At the age of twenty-one Washington was selected by Gov. Dinwiddie to visit the hostile French and Indians and endeavor to induce them to withdraw from the frontiers and smoke the pipe of peace. The mission was one of great peril. His path lay through a dense wilderness for four hundred miles infested by wild savages and beasts more wild than them. He arrived at Fort Du Quesne in safety. Whilst the French commandant was writing an answer to the governor, Washington took the dimensions of the fortress unobserved by any one. He then returned home unmolested and unharmed by any accident. Peace was not desired by the red men. It was necessary to raise a regiment of troops to repel the murderous invaders. Washington was invested with the commission of Colonel and took the command. He marched, in April 1754, upon the track he had pursued when he visited the fort previously. On his way he surprised and captured a number of the enemy. When he arrived at the Great Meadows he erected a small stockade fort and appropriately named it Fort Necessity. Here he was reinforced swelling his little army to four hundred men. He then contemplated an attack upon Fort Du Quesne, situated at the junction of the Allegheny and Monongahela rivers forming the Ohio and the present site of the iron city of Pittsburgh. He now learned that the French and Indians, to the number of fifteen hundred, were advancing upon him. The attack was commenced with great fury and continued for several hours when the French commander offered liberal terms of capitulation and gladly permitted the young champion and his brave Virginians to march away unmolested. This brilliant achievement placed Washington high on the scale of eminence, as a bold, skilful and prudent military officer. It occurred on the 4th of July--a happy prelude to the glorious 4th of July 1776.
The ensuing year another expedition was sent against Fort Du Quesne of about two thousand troops under command of the unfortunate Braddock who had more courage than prudence--more self-conceit than wisdom. He spurned the advice of the "beardless boy" and rushed into an ambush where he and near one-half of his men met the cold embrace of the king of terrors. The enemy consisted of only five hundred French and Indians secreted in three ravines forming a triangle. In this triangle of death Braddock formed his men and remained until he had five horses killed under him and was mortally wounded. During all this time not one of the enemy could be seen. One hundred native Virginians with fixed bayonets and led by Washington would have routed them in ten minutes. I speak from the record as I have examined every rod of the ground. After the fall of Braddock Washington saved the survivors under Col. Dunbar by a judicious retreat. He had warned the British General of his danger who spurned the "beardless boy." At a subsequent period he negotiated a peace with the Indians on the frontiers and was voted the thanks of mother Britain.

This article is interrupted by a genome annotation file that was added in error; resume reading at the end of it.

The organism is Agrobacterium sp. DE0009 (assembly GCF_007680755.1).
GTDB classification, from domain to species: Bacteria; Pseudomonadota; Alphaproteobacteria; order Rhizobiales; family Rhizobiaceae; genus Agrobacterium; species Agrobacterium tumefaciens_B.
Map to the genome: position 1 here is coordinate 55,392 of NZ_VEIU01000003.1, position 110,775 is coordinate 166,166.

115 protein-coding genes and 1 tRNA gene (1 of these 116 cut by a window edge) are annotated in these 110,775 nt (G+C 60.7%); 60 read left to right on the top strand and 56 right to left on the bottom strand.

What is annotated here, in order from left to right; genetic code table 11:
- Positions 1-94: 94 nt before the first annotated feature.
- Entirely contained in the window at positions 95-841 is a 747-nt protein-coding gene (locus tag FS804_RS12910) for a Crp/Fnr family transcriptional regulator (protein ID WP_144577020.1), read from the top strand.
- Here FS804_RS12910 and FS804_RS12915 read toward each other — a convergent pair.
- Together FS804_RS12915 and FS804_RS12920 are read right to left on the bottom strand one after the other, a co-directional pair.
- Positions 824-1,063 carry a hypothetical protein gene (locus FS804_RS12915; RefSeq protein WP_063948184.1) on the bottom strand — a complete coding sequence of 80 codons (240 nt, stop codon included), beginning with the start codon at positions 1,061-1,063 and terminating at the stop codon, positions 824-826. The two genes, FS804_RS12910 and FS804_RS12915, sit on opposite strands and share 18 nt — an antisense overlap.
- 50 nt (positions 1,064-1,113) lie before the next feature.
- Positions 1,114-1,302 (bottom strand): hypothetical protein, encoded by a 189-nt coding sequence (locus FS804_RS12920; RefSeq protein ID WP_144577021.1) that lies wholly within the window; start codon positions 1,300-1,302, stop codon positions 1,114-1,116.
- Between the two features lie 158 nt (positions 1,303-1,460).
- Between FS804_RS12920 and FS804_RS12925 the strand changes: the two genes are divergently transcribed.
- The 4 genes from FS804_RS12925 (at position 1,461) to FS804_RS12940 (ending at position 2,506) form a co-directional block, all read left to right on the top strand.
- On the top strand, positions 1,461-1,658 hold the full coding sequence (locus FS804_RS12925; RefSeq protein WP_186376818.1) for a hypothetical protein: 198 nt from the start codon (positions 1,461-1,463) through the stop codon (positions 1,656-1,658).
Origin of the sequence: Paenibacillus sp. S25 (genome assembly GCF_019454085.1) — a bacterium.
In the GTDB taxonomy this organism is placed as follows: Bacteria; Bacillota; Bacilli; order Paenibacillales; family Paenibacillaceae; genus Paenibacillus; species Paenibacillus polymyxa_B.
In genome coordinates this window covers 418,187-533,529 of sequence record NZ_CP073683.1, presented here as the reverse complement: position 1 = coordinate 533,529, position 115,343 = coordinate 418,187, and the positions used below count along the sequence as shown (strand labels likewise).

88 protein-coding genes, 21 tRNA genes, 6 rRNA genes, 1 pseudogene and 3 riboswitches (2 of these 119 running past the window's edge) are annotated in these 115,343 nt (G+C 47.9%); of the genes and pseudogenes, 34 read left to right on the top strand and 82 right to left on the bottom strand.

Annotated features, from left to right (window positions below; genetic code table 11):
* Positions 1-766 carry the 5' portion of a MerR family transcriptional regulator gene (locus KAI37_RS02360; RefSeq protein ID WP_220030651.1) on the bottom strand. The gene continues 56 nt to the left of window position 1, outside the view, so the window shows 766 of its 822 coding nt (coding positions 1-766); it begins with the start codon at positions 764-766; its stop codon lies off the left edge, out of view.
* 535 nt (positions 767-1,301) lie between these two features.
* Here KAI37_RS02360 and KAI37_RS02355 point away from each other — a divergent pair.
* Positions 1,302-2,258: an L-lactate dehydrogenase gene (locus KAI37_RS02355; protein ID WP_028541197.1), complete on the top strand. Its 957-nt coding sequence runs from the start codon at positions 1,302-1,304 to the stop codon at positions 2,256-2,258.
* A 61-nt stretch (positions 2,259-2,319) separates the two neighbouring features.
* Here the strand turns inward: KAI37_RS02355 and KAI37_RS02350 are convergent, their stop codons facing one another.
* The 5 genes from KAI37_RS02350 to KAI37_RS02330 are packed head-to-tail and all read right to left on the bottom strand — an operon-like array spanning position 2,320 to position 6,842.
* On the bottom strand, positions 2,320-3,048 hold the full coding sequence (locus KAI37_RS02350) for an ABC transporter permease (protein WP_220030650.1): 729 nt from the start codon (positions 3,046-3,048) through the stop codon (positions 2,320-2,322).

Unwilling to again witness such a waste of human life Washington resigned his military command and retired to his peaceful home. Shortly after this he was elected to the legislature and was highly esteemed as a wise, discriminating legislator--exhibiting a mind imbued with philanthropy and liberal principles guided by a sound discretion and cultivated intellect adorned with a retiring modesty too rare in men of talent at the present day. From this field of labor he entered one of greater magnitude, of vaster importance--one big with events involving consequences of the most thrilling interest to his country and himself. He was elected to the Congress of 1774. The solemnity that pervaded the opening ceremony of that august assembly has been before portrayed. During the opening prayer, Washington only was upon his knees, imitating the attitude of his pious mother in her earnest appeals to the throne of Grace. On all occasions his mind seems to have reached from earth to Heaven. He seemed to dwell in the bosom of his God. Devoted, unsophisticated, humble, relying piety marked his whole course of life--a piety sincere in its motives, consistent in its exhibitions and illumined by the refulgent sunbeams of living charity. He was returned to the next Congress and took his seat little anticipating the mighty work in reserve for him. On the memorable 19th of April 1775, American blood was again made to leap from its fountain by order of Major Pitcairn on the heights of Lexington. Justice looked at the purple current as it flowed and sighed. Mercy carried the tragic news to the ethereal skies--the eagle of LIBERTY heard the mournful story--descended in a stream of liquid fire--planted the torch of freedom in the serum of the murdered patriots and bid eternal defiance to the British lion. The alarm spread with lightning rapidity. It was sounded from church bells and signal guns--echo carried it from hills to dales, from sire to son. Vengeance was roused from its lair--the hardy yoemanry left their ploughs in the furrow--the merchant rushed from his counting house, the professional man from his office, the minister from his glebe, shouldered their rusty muskets and with powder horn and slug hastened to the scene of action determined to avenge the blood of slaughtered brethren, maintain their chartered rights or perish in the attempt.